1. avatar The Gray Poseur says:

      Pulse??

  5. avatar barnbwt says:

    12 minutes is the goal, huh? What happens then, the 11-minute burgle-larcen-arsony rape & murder goes down differently?

  6. avatar billy-bob says:

    Was the Hot ‘n Ready sign on at Krispy Kreme?

  7. avatar No one of consequence says:

    We want really fast – instant preferably – response times. But we don’t want to pay taxes for more cops’ salaries, more 911 operators, and better coms infrastructure.

    We want cops to be nice, respectful, forthright, honorable, perfect shots, perfect judgment in 20/20 hindsight, never collar the wrong person, always catch the bad guy, and oh by the way here’s your lost cat, ma’am.

    So we want an Insta-Cop (just add water), for free, with the personality of Jesus, the deductive powers of Sherlock Holmes, and the gun skills of Jerry Miculek. For free.

    Sorry, not in this universe. You sow what you reap in terms of how you treat your civic employees, and if you’re lucky you get what you pay for. Never anything more.

  8. avatar No one of consequence says:

    You sow what you reap, and if you’re lucky you get what you pay for.

    Treat cops poorly, you’ll only keep the ones who can’t get a better position elsewhere.

    I’m sorry the guy had this happen to him, but if the city isn’t providing the resources needed to get the job done, the fault isn’t with the people who are trying to do that job.

    1. avatar Danny Griffin says:

      And you know this how?

    2. avatar Curtis in IL says:

      You should look up the definitions of “sow” and “reap.”

      Because you got your sanctimonious lecture backwards.

      1. avatar Pwinky says:

        Bahahaha good catch, my eyes glossed right over his mistake. Kind of funny if you think about how it would work.

  9. avatar Curtis in IL says:

    9-1-1 is for fires, crimes in progress, and medical emergencies.

    This was none of the above when he made the call. He should have called the non-emergency number.

    Less than two hours is not bad for the job of filling out a report for the insurance company.

    1. avatar Hannibal says:

      This was not a ‘priority’ call like an in-progress assault but it was certainly worth a 9-11 call. You have violent felons who just finished a home invasion and presumably are still in the area.

  10. avatar Chris T in KY says:

    Be careful what you wish for cop haters. The police have cross word puzzles to work, before they get to the next call. I actually heard a cop say that, when he realized people hated him.

  11. avatar Steve says:

    This is the way it should be. Just some property stolen and even had the homeowner been beaten or killed, at least there would be only one death and not multiple deaths or injuries due to gun violence. Even if the other deaths were the home invaders that would be a travesty because no one deserves to be shot. No one should be the victim of gun violence. /sarc.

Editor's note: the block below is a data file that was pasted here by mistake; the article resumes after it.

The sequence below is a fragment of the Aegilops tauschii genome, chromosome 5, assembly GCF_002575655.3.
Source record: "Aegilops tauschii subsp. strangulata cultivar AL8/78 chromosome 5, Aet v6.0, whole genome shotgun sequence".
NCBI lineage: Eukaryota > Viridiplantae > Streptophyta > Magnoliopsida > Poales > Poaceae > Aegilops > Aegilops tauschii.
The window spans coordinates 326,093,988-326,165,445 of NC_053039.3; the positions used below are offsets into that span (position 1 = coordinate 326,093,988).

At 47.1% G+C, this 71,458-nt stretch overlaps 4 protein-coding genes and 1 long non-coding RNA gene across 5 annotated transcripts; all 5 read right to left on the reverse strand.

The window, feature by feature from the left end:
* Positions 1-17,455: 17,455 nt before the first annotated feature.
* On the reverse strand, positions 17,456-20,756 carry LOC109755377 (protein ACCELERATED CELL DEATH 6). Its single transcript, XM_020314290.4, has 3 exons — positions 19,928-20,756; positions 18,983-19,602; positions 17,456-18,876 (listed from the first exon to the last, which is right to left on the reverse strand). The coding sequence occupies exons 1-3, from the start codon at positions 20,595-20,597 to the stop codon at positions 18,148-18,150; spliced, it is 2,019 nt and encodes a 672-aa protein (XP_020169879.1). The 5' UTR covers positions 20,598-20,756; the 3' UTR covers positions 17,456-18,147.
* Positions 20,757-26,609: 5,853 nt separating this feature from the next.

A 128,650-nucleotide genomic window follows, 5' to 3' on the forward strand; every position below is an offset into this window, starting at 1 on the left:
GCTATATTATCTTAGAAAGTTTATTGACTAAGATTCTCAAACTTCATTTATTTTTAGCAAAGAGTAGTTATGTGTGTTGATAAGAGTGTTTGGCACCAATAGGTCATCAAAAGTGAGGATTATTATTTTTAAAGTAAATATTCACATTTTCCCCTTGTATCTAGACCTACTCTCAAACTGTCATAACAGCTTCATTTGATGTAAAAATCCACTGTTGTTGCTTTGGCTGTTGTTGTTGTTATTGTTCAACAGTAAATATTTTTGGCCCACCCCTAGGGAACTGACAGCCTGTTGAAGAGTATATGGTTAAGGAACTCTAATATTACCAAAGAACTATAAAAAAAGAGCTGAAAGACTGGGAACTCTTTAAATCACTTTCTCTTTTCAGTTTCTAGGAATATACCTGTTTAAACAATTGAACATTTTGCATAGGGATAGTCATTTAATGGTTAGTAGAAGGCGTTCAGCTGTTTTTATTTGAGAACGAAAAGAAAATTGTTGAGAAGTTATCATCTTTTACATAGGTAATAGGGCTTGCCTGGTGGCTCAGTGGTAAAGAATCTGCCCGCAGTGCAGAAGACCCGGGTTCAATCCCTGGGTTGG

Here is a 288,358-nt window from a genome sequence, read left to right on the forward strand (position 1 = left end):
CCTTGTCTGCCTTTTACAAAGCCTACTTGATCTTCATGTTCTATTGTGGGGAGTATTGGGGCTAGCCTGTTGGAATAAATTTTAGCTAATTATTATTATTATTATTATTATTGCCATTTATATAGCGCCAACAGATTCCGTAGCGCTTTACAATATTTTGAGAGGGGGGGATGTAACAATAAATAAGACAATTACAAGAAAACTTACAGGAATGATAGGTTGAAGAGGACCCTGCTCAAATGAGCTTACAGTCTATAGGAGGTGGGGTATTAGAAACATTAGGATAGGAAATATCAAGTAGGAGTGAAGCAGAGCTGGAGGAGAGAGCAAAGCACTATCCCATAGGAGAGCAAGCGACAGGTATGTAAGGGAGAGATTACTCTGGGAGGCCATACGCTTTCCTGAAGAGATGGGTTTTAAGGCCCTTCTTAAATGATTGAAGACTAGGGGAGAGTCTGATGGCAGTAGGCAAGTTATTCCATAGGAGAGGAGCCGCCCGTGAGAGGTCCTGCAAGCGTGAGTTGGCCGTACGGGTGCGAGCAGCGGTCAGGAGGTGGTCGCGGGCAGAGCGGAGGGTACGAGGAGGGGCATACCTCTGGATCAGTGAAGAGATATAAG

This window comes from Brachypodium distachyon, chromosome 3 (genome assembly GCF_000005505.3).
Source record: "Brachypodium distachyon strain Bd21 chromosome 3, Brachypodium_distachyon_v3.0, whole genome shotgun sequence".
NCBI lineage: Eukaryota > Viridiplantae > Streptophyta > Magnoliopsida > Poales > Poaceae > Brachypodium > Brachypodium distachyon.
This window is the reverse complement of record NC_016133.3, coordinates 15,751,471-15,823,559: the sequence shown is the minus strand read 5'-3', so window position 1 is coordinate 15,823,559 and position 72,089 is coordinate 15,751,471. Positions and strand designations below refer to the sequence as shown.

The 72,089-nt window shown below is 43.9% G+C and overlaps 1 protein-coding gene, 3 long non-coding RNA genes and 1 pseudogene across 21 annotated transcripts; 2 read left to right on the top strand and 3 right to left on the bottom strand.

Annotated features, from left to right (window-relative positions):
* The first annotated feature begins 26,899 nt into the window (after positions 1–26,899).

12. avatar W says:

    I think that a good guy with a katana would be pretty intimidating.

  13. avatar Adub says:

    Lazy cops.

    If he called the second they left, chances are better than zero they might have apprehended the perps if they had responded immediately.

    Not that the criminal would have been hanging out on his front stoop, but like in Ferguson, the criminal knows what he is guilty of, so yes they do get paranoid and act accordingly when they see a cop coming their way. Alas…

    1. avatar Hannibal says:

      I love people who have no idea what they’re talking about AND don’t bother finding out before commenting.

      (the reason response time is long is because the cops in question are all tied up on other emergency calls, which you could have read in the article. Dallas PD is dangerously understaffed)

    2. avatar Mike Betts says:

      “Lazy cops”, adub? You might want to think about that for just a bit. Cops go where they’re dispatched. If the dispatcher has no one to send, then nobody gets sent until there IS someone to send. I was a cop in a busy jurisdiction and more than once I heard the dispatcher say,, “Any car for a (some sort of emergency)?” because every cop on the shift was already tied up on a call. Usually, somebody dropped what he was doing and responded to the emergency – but not always. It’s not that the cops are lazy. Obviously, Dallas doesn’t have enough of them.

  14. avatar Michael says:

    My only response to this is case law: Gonzales vs Castle Rock. Go read it, and then think about your gun rights of self defense.

  15. avatar unknown says:

    Not the 1st time I have heard of hour or so responses in TX, even after a fatal shooting where the victim put down one of the perps. Have heard of 911 operators in OR to tell people ‘deal with it the best they can’ because there is no one coming. Where I live the police would rather you do what you have to do and put the perp down.